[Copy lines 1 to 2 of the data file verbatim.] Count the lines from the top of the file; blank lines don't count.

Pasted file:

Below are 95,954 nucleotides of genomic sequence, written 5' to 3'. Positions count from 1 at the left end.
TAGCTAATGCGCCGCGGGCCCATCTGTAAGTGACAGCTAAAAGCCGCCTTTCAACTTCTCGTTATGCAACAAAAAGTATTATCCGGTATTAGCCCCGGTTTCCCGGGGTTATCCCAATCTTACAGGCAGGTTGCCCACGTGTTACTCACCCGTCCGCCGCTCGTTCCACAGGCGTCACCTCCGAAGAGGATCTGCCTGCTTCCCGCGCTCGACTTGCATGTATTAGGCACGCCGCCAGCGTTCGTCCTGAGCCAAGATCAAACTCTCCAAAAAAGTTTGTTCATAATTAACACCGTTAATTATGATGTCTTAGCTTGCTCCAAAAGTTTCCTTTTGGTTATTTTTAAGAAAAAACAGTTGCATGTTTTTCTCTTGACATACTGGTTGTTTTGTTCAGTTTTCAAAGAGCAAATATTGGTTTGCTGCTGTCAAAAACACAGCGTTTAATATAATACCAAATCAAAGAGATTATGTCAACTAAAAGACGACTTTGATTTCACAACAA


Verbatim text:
Below are 95,954 nucleotides of genomic sequence, written 5' to 3'. Positions count from 1 at the left end.
TAGCTAATGCGCCGCGGGCCCATCTGTAAGTGACAGCTAAAAGCCGCCTTTCAACTTCTCGTTATGCAACAAAAAGTATTATCCGGTATTAGCCCCGGTTTCCCGGGGTTATCCCAATCTTACAGGCAGGTTGCCCACGTGTTACTCACCCGTCCGCCGCTCGTTCCACAGGCGTCACCTCCGAAGAGGATCTGCCTGCTTCCCGCGCTCGACTTGCATGTATTAGGCACGCCGCCAGCGTTCGTCCTGAGCCAAGATCAAACTCTCCAAAAAAGTTTGTTCATAATTAACACCGTTAATTATGATGTCTTAGCTTGCTCCAAAAGTTTCCTTTTGGTTATTTTTAAGAAAAAACAGTTGCATGTTTTTCTCTTGACATACTGGTTGTTTTGTTCAGTTTTCAAAGAGCAAATATTGGTTTGCTGCTGTCAAAAACACAGCGTTTAATATAATACCAAATCAAAGAGATTATGTCAACTAAAAGACGACTTTGATTTCACAACAA